Over the past year or so, Amazon has increasingly stepped up the quality of offerings on their Prime Video service. Along with an array of Emmy award-winning shows, a smattering of anime series can also be found on Prime, all ripe for the watching. Kabaneri of the Iron Fortress is produced by Wit Studio, the production juggernaut that did the anime adaptation of popular manga Attack on Titan.
Let’s get this out of the way first. The premise of Kabaneri of the Iron Fortress is dumb. Massively dumb. It sounds ripped right out of a Walking Dead/Snowpiercer crossover fanfic. The setting is an alternate reality steampunk Japan, where a virus transforms the dead into relentless creatures (called “kabane”) that crave human flesh. What’s left of humanity cowers in fortresses with humongous walls, and the only means of travel is a rail system equipped with gigantic trains capable of transporting people and supplies from fortress to fortress. And yet, despite the bizarre premise and some bizarre character choices along the way, the damn show works.
Kabaneri throws a bunch of stuff at you at once and expects that something within its mishmash of action, horror, gore and political posturing will stick. Maybe it’s the sight of the never-ending hordes of undead ruthlessly attacking a barreling train, their bodies crunching under the might of steam and steel. Maybe it’s the near-suicidal bravery of the infantrymen on the train, tasked with battling those scores of undead with steam-powered guns. Maybe it’s the sight of samurai deftly slashing down the undead with their katanas. Maybe it’s the plight of the simple villagers who, after their own fortress is overrun, travel on the train in a desperate attempt to find a new place to live.
All zombie stories teeter on the premise of high stakes, but the stakes on Kabaneri are even higher because the kabane are exceptionally hard to kill. With the traditional zombie, the corpse is just a reanimated lump of soft flesh and bone, slow-moving, driven by compulsion and hunger, and can be dispatched with a bullet to the brain. With kabane, the transformation from human to monster is almost instantaneous, and the virus imparts the corpse with frightening speed and gray-tinged, impenetrable skin fractured with golden, glowing veins. Far from being mindless, the kabane, some of them anyway, are capable of rational thought and strategy, and some can even swordfight. The only way to stop a kabane is to destroy its heart, but that's protected by a cage of iron. Normal bullets won’t make a dent in a kabane’s body, so all mechanical weapons need a steam-powered boost. And, if a victim’s situation is desperate - as in they’ve already been bitten and will transform at any moment - they have the option of killing themselves (and protecting those around them) thanks to a convenient sack of gunpowder and shrapnel called a suicide bag. Place the bomb over your heart and pull the drawstring.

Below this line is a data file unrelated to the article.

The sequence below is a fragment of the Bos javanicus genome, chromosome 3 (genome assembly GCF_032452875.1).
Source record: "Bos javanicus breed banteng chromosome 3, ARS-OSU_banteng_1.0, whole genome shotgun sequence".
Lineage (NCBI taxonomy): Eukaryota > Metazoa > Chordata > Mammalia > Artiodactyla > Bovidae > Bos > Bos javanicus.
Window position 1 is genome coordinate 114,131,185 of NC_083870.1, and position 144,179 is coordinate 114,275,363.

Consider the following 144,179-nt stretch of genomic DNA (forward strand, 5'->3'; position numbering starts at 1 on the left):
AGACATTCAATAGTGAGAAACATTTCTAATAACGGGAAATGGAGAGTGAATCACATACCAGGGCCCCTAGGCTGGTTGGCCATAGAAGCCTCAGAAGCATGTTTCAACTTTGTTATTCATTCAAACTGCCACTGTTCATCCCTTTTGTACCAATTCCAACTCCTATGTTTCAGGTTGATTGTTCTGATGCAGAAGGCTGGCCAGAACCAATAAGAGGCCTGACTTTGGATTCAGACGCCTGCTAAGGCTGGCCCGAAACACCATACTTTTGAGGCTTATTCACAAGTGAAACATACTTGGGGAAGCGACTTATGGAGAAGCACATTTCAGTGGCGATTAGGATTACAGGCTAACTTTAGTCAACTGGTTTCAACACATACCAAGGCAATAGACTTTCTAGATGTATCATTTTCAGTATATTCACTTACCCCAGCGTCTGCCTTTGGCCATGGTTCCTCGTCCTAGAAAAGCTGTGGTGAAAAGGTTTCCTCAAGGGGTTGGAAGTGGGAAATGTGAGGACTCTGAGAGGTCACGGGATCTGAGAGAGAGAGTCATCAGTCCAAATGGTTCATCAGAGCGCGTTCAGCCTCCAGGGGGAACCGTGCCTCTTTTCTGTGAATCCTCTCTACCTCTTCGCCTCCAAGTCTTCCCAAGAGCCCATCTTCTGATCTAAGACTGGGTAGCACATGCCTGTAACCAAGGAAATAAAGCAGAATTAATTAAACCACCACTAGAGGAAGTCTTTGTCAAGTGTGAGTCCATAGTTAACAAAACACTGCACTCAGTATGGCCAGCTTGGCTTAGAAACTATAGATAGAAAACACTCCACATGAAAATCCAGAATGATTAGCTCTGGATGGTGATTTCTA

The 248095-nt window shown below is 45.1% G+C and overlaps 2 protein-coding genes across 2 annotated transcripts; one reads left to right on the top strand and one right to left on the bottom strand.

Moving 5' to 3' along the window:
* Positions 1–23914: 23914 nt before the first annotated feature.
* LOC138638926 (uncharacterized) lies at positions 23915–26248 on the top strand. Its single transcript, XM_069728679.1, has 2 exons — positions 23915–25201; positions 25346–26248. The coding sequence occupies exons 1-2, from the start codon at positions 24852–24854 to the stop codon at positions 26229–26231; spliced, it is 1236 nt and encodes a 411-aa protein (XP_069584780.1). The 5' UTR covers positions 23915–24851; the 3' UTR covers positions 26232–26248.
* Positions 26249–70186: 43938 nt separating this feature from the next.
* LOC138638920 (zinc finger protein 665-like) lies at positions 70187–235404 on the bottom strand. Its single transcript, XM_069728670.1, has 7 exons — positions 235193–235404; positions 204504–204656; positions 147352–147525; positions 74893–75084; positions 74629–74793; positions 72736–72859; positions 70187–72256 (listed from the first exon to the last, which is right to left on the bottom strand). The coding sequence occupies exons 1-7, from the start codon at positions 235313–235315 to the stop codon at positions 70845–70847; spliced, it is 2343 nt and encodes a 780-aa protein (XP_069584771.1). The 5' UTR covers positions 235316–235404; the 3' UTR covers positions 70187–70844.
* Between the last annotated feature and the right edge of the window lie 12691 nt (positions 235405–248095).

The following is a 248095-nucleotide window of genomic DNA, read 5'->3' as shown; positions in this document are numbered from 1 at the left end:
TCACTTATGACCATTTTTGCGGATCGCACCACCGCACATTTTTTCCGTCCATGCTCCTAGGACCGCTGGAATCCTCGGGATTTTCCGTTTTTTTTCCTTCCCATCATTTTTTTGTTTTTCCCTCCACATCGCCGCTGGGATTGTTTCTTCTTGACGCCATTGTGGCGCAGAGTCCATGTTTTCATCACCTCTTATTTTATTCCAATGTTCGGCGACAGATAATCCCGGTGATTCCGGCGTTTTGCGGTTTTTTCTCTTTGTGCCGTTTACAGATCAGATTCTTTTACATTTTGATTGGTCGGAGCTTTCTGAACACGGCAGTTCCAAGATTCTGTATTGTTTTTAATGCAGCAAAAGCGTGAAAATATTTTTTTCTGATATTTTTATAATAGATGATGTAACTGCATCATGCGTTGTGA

Exceedingly high stakes.
Ikoma, one of the main protagonists of the series, is pretty dang tired of his hopeless life, and he’s decided to do something about it. He is one of the steamsmiths who works at Aragane Station, helping to keep the visiting trains in tip-top condition. Like everyone else in this bleak world, Ikoma has lost family to the kabane, in this case his little sister. Fueled by vengeance and desperation, Ikoma works on developing a new type of kabane-killing weapon which he believes to be more efficient than steam-propelled bullets. The weapon is a retooled rivet gun, capable of firing a bolt directly into a kabane’s caged heart. The only drawback to this weapon is that you have to get really close to a kabane in order to fire the bolt with enough force. We’re talking placing the gun directly on the kabane’s chest. A swarm of kabane soon overruns the station, and Ikoma is caught between three scenarios: test his prototype, get eaten by kabane, or use a suicide bag. He chooses to test the gun, but, naturally, he gets bitten. Ikoma, in his first badass moment of many badass moments, stops the infection from spreading to his brain by riveting strips of iron around his shoulder and his neck. He’s not fully human anymore, but neither is he a kabane. He’s now a mixture of both: a kabaneri.